In the summer of 1947, William Brazel working on the J.B. Foster ranch in Lincoln County found "a large area of bright wreckage made up of rubber strips, tinfoil, a rather tough paper and sticks". He first reported this in Corona and it was reported in the Roswell Daily Record on July 8, 1947.
Mr. Brazel hand-delivered a box of accumulated debris to Sheriff George Wilcox in Roswell. Sheriff Wilcox contacted Colonel William Blanchard at the Roswell Army Air Field, who sent agents to the site to gather the remaining material.
What happened next is the stuff of legend. The Army's public information officer Walter Haut is said to have issued a press release on July 8: "The many rumors regarding the flying disc became a reality yesterday when the intelligence office of the 509th Bomb Group of the Eighth Air Force, Roswell Army Air Field, was fortunate enough to gain possession of a disk through the cooperation of one of the local ranchers and the sheriff’s office of Chaves County".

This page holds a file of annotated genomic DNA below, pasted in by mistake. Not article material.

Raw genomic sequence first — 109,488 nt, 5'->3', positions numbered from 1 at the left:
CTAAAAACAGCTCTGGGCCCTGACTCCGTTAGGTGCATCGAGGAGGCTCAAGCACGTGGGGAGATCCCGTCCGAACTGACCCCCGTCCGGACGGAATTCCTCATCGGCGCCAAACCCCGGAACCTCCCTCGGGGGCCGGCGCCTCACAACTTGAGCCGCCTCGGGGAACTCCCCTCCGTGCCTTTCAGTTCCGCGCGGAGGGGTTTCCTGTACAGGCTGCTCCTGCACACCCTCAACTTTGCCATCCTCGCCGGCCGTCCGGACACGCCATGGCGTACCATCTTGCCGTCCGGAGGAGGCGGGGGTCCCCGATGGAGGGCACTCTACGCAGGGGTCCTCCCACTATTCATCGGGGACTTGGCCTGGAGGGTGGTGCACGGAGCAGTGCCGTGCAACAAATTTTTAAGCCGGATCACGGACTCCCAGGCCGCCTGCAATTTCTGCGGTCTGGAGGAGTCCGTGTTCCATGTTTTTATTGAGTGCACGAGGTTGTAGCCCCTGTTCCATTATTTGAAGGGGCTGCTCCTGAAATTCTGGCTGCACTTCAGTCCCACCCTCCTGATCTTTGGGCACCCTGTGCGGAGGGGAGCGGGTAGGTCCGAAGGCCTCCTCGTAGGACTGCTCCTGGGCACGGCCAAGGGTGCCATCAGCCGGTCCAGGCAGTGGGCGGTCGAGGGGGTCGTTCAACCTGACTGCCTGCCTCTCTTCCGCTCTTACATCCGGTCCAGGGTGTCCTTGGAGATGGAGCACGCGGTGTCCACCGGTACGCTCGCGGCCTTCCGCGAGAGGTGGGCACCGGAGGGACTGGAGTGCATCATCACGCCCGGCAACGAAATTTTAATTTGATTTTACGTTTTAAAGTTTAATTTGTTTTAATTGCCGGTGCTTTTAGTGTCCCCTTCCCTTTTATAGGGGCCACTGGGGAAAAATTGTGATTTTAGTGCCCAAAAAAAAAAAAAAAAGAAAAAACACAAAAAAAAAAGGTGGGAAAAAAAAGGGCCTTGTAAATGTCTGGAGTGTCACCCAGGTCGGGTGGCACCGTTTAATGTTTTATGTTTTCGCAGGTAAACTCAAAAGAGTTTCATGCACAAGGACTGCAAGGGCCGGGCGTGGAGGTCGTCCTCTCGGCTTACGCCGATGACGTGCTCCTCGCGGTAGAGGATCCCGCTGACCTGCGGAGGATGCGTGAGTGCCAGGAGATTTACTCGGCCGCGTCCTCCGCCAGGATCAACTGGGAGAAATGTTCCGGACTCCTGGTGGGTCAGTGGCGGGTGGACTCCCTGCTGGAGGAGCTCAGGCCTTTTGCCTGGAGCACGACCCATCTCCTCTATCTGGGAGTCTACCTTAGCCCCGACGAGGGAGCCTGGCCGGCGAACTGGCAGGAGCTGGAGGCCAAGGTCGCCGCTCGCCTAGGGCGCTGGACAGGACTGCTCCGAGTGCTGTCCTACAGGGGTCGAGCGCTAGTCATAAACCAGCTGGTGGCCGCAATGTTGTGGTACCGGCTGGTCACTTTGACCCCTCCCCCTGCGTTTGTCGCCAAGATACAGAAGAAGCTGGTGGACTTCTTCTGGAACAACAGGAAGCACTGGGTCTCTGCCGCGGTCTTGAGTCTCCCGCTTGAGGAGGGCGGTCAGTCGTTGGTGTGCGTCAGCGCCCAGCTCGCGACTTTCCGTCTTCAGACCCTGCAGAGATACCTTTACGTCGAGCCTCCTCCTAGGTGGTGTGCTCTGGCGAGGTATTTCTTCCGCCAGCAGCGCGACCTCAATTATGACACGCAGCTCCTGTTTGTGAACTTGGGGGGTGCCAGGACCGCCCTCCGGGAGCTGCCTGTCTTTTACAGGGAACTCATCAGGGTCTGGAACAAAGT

This was reported in the Roswell Daily Record along with the news that Major Jesse A. Marcel, the group intelligence officer, was dispatched to the scene. He’d gone with Counter Intelligence Corps officer Sheridan Cavitt, but on his way back took a detour to his own home, whipped out a couple of boxes of debris that he’d popped into the trunk of his car and showed it to his 10-year-old son, Jesse Jr. One of the objects was said to have hieroglyphic-like markings, something that stuck in the boy's mind that he later reported.
As news of the story began to become widely known, the Army took action to squash the story. The day after the press release, after government scientists began to arrive at the scene, the Army claimed that the debris was actually from a crashed weather balloon, and Marcel was asked to be pictured at a press conference with the debris allegedly found. And that was that, case closed. The incident has become a part of American pop culture and may be THE source of the alleged cover up of UFO sightings by the US government. Maybe it is. We will probably never know.